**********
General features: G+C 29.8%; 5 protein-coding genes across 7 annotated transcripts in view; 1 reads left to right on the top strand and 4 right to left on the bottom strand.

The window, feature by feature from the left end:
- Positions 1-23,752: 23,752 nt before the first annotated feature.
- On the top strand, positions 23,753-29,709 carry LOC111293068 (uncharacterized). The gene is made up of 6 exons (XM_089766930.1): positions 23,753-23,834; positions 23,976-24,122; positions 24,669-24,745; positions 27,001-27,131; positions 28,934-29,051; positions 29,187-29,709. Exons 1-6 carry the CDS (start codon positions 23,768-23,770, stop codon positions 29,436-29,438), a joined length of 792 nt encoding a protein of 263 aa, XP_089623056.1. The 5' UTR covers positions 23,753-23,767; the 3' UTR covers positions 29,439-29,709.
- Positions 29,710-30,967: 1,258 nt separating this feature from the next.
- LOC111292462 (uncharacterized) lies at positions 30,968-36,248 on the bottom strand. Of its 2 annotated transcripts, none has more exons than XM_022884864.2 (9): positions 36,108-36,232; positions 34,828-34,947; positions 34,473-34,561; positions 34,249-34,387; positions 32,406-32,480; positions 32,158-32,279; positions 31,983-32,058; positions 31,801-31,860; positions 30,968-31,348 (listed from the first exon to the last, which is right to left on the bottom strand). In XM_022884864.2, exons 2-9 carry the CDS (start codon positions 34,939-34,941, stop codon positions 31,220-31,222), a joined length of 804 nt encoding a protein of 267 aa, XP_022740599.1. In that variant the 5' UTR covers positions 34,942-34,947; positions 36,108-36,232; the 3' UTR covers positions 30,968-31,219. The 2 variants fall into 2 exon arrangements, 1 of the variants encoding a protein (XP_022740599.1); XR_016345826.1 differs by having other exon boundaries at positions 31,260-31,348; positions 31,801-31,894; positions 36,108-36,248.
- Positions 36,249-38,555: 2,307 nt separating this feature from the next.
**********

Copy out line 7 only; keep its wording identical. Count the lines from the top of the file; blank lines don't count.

- Positions 36,249-38,555: 2,307 nt separating this feature from the next.